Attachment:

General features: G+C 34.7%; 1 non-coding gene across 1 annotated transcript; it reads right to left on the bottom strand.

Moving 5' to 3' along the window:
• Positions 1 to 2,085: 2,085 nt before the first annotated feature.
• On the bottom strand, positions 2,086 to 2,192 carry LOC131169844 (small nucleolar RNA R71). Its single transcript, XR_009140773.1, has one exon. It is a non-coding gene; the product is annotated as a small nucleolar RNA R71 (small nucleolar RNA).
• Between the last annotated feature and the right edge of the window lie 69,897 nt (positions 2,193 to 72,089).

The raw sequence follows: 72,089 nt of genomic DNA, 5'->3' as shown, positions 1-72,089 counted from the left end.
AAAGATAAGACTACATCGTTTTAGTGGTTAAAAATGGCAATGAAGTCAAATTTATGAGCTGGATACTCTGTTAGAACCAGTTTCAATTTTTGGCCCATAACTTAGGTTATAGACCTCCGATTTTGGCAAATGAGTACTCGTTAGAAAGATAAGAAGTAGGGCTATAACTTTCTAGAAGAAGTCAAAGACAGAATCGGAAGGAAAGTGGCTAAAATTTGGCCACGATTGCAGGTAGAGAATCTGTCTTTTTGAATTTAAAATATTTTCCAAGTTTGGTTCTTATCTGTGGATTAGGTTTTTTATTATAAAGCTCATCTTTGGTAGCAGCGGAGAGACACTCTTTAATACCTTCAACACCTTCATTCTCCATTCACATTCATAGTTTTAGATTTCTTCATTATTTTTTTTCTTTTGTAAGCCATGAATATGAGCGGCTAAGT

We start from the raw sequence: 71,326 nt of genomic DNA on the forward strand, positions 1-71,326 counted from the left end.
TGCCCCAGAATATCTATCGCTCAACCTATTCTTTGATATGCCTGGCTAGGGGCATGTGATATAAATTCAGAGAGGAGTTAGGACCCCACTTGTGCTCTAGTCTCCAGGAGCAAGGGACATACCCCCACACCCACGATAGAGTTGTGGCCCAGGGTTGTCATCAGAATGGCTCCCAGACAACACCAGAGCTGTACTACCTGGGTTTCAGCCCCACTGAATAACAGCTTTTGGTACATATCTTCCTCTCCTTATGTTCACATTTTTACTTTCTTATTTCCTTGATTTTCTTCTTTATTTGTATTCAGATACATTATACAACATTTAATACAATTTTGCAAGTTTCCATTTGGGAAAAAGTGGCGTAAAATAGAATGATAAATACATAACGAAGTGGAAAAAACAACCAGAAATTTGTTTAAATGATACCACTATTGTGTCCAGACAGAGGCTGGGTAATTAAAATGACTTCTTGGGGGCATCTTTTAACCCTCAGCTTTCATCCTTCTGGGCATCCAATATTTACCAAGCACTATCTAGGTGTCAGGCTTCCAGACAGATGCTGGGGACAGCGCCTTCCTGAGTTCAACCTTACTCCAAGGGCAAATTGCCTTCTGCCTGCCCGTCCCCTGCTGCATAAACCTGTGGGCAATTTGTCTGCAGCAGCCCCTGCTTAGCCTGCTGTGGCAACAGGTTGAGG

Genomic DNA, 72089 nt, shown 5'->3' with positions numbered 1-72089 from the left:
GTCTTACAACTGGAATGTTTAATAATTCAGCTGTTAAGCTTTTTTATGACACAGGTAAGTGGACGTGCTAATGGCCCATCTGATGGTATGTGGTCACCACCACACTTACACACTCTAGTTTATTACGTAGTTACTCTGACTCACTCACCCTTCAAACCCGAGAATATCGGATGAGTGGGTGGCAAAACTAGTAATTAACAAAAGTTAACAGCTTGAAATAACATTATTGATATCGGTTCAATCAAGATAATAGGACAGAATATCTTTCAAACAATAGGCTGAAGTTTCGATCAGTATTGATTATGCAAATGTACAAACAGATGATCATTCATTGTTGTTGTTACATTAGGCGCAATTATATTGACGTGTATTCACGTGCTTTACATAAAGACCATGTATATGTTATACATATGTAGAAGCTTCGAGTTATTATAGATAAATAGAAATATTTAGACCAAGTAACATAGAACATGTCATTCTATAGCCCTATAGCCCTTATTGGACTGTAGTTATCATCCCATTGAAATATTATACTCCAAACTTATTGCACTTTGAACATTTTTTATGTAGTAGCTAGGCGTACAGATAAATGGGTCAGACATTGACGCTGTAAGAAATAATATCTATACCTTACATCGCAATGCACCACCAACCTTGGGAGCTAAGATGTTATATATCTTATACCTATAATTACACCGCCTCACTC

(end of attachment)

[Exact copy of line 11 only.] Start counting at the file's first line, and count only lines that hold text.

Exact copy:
GTCTTACAACTGGAATGTTTAATAATTCAGCTGTTAAGCTTTTTTATGACACAGGTAAGTGGACGTGCTAATGGCCCATCTGATGGTATGTGGTCACCACCACACTTACACACTCTAGTTTATTACGTAGTTACTCTGACTCACTCACCCTTCAAACCCGAGAATATCGGATGAGTGGGTGGCAAAACTAGTAATTAACAAAAGTTAACAGCTTGAAATAACATTATTGATATCGGTTCAATCAAGATAATAGGACAGAATATCTTTCAAACAATAGGCTGAAGTTTCGATCAGTATTGATTATGCAAATGTACAAACAGATGATCATTCATTGTTGTTGTTACATTAGGCGCAATTATATTGACGTGTATTCACGTGCTTTACATAAAGACCATGTATATGTTATACATATGTAGAAGCTTCGAGTTATTATAGATAAATAGAAATATTTAGACCAAGTAACATAGAACATGTCATTCTATAGCCCTATAGCCCTTATTGGACTGTAGTTATCATCCCATTGAAATATTATACTCCAAACTTATTGCACTTTGAACATTTTTTATGTAGTAGCTAGGCGTACAGATAAATGGGTCAGACATTGACGCTGTAAGAAATAATATCTATACCTTACATCGCAATGCACCACCAACCTTGGGAGCTAAGATGTTATATATCTTATACCTATAATTACACCGCCTCACTC